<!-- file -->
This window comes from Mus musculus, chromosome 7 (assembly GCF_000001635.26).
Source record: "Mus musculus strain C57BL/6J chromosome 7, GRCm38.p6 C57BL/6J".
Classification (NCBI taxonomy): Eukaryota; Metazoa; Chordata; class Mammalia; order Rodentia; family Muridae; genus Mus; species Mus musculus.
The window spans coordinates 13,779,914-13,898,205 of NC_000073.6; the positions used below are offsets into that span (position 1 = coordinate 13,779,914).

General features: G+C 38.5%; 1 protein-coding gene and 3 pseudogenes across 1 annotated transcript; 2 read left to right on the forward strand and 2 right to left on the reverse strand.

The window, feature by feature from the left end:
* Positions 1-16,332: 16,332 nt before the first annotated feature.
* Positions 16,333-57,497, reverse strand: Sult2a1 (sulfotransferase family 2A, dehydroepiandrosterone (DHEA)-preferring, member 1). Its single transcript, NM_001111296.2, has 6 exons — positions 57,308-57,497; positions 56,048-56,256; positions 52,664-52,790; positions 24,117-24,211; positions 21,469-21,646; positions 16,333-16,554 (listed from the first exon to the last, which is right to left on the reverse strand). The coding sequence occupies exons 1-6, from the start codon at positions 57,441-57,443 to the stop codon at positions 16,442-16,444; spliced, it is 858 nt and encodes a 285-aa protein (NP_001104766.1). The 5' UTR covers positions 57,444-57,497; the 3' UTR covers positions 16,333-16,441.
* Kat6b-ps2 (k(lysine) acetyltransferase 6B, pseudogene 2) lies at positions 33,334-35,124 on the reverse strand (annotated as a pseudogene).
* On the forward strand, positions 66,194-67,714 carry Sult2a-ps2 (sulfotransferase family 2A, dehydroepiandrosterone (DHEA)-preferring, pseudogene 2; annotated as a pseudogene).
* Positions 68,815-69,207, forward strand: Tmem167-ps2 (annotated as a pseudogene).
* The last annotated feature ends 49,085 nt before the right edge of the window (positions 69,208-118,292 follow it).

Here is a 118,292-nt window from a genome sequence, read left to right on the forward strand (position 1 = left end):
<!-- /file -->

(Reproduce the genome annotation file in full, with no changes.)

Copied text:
This window comes from Mus musculus, chromosome 7 (assembly GCF_000001635.26).
Source record: "Mus musculus strain C57BL/6J chromosome 7, GRCm38.p6 C57BL/6J".
Classification (NCBI taxonomy): Eukaryota; Metazoa; Chordata; class Mammalia; order Rodentia; family Muridae; genus Mus; species Mus musculus.
The window spans coordinates 13,779,914-13,898,205 of NC_000073.6; the positions used below are offsets into that span (position 1 = coordinate 13,779,914).

General features: G+C 38.5%; 1 protein-coding gene and 3 pseudogenes across 1 annotated transcript; 2 read left to right on the forward strand and 2 right to left on the reverse strand.

The window, feature by feature from the left end:
* Positions 1-16,332: 16,332 nt before the first annotated feature.
* Positions 16,333-57,497, reverse strand: Sult2a1 (sulfotransferase family 2A, dehydroepiandrosterone (DHEA)-preferring, member 1). Its single transcript, NM_001111296.2, has 6 exons — positions 57,308-57,497; positions 56,048-56,256; positions 52,664-52,790; positions 24,117-24,211; positions 21,469-21,646; positions 16,333-16,554 (listed from the first exon to the last, which is right to left on the reverse strand). The coding sequence occupies exons 1-6, from the start codon at positions 57,441-57,443 to the stop codon at positions 16,442-16,444; spliced, it is 858 nt and encodes a 285-aa protein (NP_001104766.1). The 5' UTR covers positions 57,444-57,497; the 3' UTR covers positions 16,333-16,441.
* Kat6b-ps2 (k(lysine) acetyltransferase 6B, pseudogene 2) lies at positions 33,334-35,124 on the reverse strand (annotated as a pseudogene).
* On the forward strand, positions 66,194-67,714 carry Sult2a-ps2 (sulfotransferase family 2A, dehydroepiandrosterone (DHEA)-preferring, pseudogene 2; annotated as a pseudogene).
* Positions 68,815-69,207, forward strand: Tmem167-ps2 (annotated as a pseudogene).
* The last annotated feature ends 49,085 nt before the right edge of the window (positions 69,208-118,292 follow it).

Here is a 118,292-nt window from a genome sequence, read left to right on the forward strand (position 1 = left end):